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Ridiculous Chris Matthews: Paul Ryan May Be 'Worse' Than Quayle, 'More Trouble' Than Eagleton

A cartoonish Chris Matthews on Tuesday managed to mangle a historical analogy and spew liberal propaganda at the same time as he offered this ridiculous assessment of Paul Ryan: "This guy could be worse than Quayle, more trouble than Tom Eagleton." [MP3 audio here.]

Worse than Dan Quayle, who was successfully elected vice president in 1988? "More trouble" than Eagleton, the 1972 Democratic vice presidential candidate who was thrown off the ticket after 18 days? (Eagleton, in earlier years, had been treated for depression with electroshock therapy.)

Matthews' argument, history aside, ignores individuals such as John Edwards, who recently avoided going to jail and who cheated on his cancer-stricken, now-dead wife during a 2004 run for vice president.

The current vice president is incredibly gaffe prone, a man who credited "President" Franklin Roosevelt for going on "television" after the stock market crashed. (FDR wasn't president and television hadn't been introduced to the public.)

Biden's gaffes continued on Tuesday as he insited that Republicans would "put y'all back in chains." (This went unmentioned on Tuesday's Hardball.)

Since the naming of Ryan as Mitt Romney's running mate, Saturday, Matthews has appeared spooked by the choice. On Monday, he championed an ad where a Ryan look-alike murdered a woman.

The host on Tuesday referenced a verbal slip Romney made when introducing Ryan (as the "next President"). Matthews hyperventilated, "Getting the job wrong in his introduction of Ryan wasn't the gaffe, however, Romney made on Saturday. It was some Republicans now fear, naming Ryan himself."

His source for this? Unnamed GOP operatives in Politico.

Matthews then turned to Democratic strategist Bob Shrum for analysis on Ryan. Shrum has worked for Democratic presidential candidates such as Michael Dukakis, Bob Kerry, Al Gore and John Kerry.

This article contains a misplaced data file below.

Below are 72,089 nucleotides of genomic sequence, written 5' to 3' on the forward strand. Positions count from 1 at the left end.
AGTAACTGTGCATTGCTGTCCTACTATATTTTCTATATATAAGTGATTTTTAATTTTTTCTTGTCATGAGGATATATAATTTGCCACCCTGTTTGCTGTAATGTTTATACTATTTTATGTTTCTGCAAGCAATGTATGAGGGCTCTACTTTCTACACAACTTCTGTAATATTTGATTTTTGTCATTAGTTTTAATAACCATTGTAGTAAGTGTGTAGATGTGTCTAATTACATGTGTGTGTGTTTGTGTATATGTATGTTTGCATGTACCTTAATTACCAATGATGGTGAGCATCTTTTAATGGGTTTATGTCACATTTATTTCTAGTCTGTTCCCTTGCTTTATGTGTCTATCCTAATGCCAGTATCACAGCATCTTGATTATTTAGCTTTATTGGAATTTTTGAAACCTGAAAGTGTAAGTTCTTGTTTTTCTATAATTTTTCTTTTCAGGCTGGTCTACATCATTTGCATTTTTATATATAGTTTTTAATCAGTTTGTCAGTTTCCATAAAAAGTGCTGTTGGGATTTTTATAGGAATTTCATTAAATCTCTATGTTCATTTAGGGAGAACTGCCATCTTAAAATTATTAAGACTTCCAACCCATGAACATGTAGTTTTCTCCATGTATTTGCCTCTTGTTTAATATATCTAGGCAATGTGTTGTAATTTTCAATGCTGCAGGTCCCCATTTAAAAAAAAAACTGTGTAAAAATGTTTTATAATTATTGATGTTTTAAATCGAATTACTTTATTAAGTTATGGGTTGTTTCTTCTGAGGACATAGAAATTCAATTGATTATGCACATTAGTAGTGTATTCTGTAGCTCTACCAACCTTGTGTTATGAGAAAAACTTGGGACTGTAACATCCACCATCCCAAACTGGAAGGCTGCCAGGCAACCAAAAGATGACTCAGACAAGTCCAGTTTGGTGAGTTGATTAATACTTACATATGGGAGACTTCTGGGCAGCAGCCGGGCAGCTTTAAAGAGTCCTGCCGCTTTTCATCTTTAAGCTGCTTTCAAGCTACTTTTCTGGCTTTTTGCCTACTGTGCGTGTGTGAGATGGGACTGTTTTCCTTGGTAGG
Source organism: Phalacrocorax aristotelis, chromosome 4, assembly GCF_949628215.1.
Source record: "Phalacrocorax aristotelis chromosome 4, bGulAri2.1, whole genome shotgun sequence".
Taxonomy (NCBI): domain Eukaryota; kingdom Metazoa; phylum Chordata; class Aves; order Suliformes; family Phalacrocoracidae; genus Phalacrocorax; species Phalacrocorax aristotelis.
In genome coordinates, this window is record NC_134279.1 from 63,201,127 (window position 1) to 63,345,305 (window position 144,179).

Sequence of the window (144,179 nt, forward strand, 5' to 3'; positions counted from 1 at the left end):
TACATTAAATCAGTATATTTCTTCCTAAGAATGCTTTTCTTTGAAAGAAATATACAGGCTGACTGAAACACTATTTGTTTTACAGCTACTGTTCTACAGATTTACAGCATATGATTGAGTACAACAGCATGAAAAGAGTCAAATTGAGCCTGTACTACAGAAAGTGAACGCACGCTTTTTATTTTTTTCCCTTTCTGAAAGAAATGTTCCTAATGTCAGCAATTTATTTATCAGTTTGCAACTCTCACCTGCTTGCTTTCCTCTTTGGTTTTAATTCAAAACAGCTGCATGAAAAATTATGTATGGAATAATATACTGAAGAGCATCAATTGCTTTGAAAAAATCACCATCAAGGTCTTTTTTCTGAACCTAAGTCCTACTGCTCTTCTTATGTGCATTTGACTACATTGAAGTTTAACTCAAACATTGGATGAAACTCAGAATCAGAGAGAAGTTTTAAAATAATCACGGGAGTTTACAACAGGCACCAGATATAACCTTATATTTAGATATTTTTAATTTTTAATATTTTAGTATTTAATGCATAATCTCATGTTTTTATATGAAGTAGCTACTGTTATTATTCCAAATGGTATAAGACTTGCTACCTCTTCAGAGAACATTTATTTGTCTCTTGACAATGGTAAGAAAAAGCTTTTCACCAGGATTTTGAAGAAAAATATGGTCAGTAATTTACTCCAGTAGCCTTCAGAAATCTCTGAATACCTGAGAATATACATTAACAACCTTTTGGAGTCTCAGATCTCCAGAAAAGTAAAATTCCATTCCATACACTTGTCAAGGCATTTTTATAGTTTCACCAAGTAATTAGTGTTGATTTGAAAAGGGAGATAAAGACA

All of them lost, it should be pointed out, as did every presidential candidate he has worked for. Is this Matthews' idea of an expert on presidential success?

A partial transcript of the August 14th Hardball segment can be found below:

5:01 PM EDT:

CHRIS MATTHEWS: Let me start with the Republican cold feet over Paul Ryan. Their one-day wonder has become, dare I say it, a bit of a morning glory. He bloomed through Saturday, kept the blush through Sunday. By yesterday, the troops were restless. Why on God's Earth had Mitt  Romney, Mr. Cautious, gone out and found the one candidate who could nail them in the coffin with the Ryan budget? That budget which shrunk Medicare and gave them money from throwing mama off the cliff to finance big tax cuts for top one percent? Well, now, we know what's worse than being tagged for the Republicans voting for the Ryan budget, it's having the mastermind behind it right up there on the ticket for all to see. "I give you the next president of the United States," Romney said on Saturday. Getting the job wrong in his introduction of Ryan wasn't the gaffe, however, Romney made on Saturday. It was some Republicans now fear, naming Ryan himself.

This guy could be worse than Quayle, more trouble than Tom Eagleton, because this time, the presidential candidate and his team knew the weakness, saw the trouble they were walking into before they walked into it. And that's not the best argument for Mr. Romney's business acumen. This may be the worst merger since AOL bought Time Warner. With me are two veterans of campaign politics, Democratic strategist Bob Shrum and former Republican National Chasirman Michael Steele, who is also a MSNBC analyst. I want to start with you, Michael, because you're always a straight shooter around here. Is cold feet too cold a term to tough a term, too tough a feeling for the feeling some are having about Ryan with his very difficult budget to sell?

-- Scott Whitlock is the senior news analyst for the Media Research Center. Click here to follow him on Twitter.